Last Updated on 08/19/2021 by Inside Tailgating
The Buffalo Bills are in the midst of a rough stretch, losing six straight games, and many of those in blowout fashion. The New York Jets whooped them 27-11. Dallas beat them 44-7. Miami crushed them 35-8. And last week, San Diego pounded Buffalo 37-10. But if you think this losing streak will prevent the Bills faithful from partying hard this weekend in preparation of the rival Dolphins, as Judas Priest would tell you, “You’ve got another thing coming.”
Being an “old school” stadium helps make tailgating at Ralph Wilson Stadium (affectionately known to locals as “The Ralph”) utterly tremendous. Fans begin their campout days in advance, and great pains are taken to decorate vehicles, buses and campers. In past seasons one could actually find a fully equipped and functional hot tub on a flatbed, with steam rising on a cold December day.
With its distant location from the city core, there really is not much to see and do around the environs of The Ralph in upscale suburban Orchard Park. There are a couple of taverns and convenience stores within walking distance, and those establishments do what they can to cater to the game day fan, but otherwise it is the vibrant and colorful tailgate scene which rules the weekend.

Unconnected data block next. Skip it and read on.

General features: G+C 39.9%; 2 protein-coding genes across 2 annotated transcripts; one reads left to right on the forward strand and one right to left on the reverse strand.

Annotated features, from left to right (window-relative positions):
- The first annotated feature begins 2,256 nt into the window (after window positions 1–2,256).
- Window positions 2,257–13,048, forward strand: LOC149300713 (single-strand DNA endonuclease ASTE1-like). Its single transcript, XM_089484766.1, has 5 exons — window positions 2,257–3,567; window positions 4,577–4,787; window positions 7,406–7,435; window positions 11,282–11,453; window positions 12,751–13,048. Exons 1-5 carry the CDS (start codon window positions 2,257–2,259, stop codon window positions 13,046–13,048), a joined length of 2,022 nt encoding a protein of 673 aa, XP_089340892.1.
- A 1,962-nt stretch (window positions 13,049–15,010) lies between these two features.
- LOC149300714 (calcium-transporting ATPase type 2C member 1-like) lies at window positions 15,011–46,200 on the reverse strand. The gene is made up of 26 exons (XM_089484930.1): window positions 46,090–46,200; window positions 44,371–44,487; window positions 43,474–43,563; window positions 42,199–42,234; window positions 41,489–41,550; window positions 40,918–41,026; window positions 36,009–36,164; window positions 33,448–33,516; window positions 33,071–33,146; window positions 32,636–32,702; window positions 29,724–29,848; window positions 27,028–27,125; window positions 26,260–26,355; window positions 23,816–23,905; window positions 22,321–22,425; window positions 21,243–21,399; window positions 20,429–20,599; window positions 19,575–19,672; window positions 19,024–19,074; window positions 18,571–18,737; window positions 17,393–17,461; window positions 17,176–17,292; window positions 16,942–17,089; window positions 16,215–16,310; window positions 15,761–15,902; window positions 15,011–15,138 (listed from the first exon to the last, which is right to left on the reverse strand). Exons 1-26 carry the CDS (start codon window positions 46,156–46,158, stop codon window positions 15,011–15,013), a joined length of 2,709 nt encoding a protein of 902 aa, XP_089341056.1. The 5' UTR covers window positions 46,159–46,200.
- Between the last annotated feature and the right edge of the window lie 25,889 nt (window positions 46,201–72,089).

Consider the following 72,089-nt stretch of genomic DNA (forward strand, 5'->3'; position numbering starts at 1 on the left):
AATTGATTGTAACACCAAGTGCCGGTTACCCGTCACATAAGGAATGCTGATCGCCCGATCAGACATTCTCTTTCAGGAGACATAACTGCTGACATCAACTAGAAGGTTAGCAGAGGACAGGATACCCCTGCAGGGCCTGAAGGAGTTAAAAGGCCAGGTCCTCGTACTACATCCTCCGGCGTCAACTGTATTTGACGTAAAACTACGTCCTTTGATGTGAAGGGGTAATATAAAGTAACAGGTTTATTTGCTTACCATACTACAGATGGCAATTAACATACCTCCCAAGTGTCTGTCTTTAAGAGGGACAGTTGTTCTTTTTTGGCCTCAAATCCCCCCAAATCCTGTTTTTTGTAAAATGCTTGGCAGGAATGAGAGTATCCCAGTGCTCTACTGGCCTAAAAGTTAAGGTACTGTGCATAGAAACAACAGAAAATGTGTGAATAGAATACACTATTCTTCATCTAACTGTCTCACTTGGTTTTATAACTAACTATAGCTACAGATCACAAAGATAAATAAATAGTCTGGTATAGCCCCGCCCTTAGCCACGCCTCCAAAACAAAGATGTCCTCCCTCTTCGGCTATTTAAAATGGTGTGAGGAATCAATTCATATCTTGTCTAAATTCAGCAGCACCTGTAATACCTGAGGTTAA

Fans can enjoy this pre-game activity in Lot 2 across from Ralph Wilson Stadium on Jim Kelly Blvd. (Abbott Road), which opens four hours prior to kickoff. The 97 Rock Tailgate Zone features live music, food, beverage and more. The hardcore fans congregate just up Abbott Road, a bit further from the stadium, in Hammer’s Lot, which even sells its own T-shirts that read “Armed and Hammered—Totally Cocked and Loaded.”
Wide receiver Lee Evans’ dad and dozens of friends and relatives bus in from Cleveland for most games and set up camp in Hammer’s. Ask Lee Sr. (pictured above) for a taste of his homemade “pimp juice,” and he’ll gladly oblige. (Do not, however, do what we did last year and offer him Gammel Dansk, which he claims he despises.) Even though Lee Sr.’s son plays in Baltimore, Lee Sr. still made the three-hour trip from Cleveland (where he lives) to Buffalo in late September for the Bills/Patriots game tailgate because, in his words, “Tailgating sucks in Baltimore, this is the place to be on a Sunday morning.”